Moreover, while rapid GDP growth contributed to falling unemployment in, say, 2007, unemployment continued to decline even after the global financial crisis of 2008 began to weaken economic performance. Most economists would assume that declining unemployment amid falling GDP growth is related to a decline in labor-force participation. But our calculations, based on the UHS data, show that labor-force participation in China actually increased slightly after 2008, as the proportion of workers exiting the labor market decreased.
 
In other words, China’s employment growth has accelerated in recent years, even as GDP growth has slowed.
 
This can be explained partly by an ongoing structural shift in the Chinese economy, from a manufacturing-driven growth model to a services-led model that empowers private innovators.
 
And, indeed, as UHS data show, this shift led to continuous job creation in the services sector from 2005 to 2012.
 
What has not happened is significant destruction of jobs in the state sector and manufacturing industries, especially since 2009. As the UHS data suggest, the average time it takes an unemployed worker to find a new job in the services and non-state sectors is shorter than in the manufacturing and state sectors. If the manufacturing and state sectors do begin to lay off more employees, urban unemployment rates are bound to rise.
 
The reason that hasn’t already happened is that the government has, to some extent, been propping up these sectors since the global financial crisis, by implementing massive stimulus packages focused on investment in infrastructure and real-estate development. This has sustained the rapid growth of the secondary sector (especially manufacturing and construction), which has thus been absorbing large numbers of low-skill workers. In fact, upon closer examination of the UHS data, we found that the least-educated workers largely accounted for the decline in overall unemployment.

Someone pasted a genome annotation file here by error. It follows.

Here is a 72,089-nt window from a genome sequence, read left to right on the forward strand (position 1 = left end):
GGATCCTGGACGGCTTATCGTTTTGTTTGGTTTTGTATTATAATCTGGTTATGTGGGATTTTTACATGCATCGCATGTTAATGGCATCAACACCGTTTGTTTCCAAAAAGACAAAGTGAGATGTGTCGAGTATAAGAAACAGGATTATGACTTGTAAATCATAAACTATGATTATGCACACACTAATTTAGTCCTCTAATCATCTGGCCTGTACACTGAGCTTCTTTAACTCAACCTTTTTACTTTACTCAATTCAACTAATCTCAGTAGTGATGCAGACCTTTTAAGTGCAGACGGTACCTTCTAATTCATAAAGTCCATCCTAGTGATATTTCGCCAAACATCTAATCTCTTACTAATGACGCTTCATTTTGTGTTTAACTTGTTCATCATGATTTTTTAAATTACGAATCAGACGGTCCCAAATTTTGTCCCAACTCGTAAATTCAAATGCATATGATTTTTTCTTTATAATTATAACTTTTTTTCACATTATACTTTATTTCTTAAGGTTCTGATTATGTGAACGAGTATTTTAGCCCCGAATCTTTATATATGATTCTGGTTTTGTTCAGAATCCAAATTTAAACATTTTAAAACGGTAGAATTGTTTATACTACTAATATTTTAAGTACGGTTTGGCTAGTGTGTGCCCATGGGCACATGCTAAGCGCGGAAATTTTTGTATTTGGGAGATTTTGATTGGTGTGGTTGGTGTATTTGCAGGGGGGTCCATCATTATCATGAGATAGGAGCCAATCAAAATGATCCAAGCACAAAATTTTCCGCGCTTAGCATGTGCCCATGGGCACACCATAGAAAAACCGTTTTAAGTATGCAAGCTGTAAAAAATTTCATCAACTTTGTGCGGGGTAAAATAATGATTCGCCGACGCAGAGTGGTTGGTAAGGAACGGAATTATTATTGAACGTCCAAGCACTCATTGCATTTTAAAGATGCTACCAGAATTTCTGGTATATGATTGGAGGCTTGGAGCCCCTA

This stimulated infrastructure and real-estate construction boom has also led to the expansion of heavy industry, including state-owned steel, cement, chemicals, glass, and other enterprises, causing employment growth to accelerate from 2005 onward. The NBS data show that the employment growth rate in the state sector was negative before 2009, when it turned positive.
 
The fact that the unemployment rate is declining while GDP growth slows suggests that China’s labor productivity is actually worsening – a trend that is likely to lower China’s long-term potential growth rate. Since the effects of the stimulus obviously cannot last, the sectors that were being propped up will soon begin to shed more workers, causing the unemployment rate to rise. Only further government intervention could prevent this outcome; but that might mean delaying structural reforms that are needed to sustain productivity growth. China’s leaders are thus being confronted with a difficult choice: higher near-term unemployment or slower long-term growth.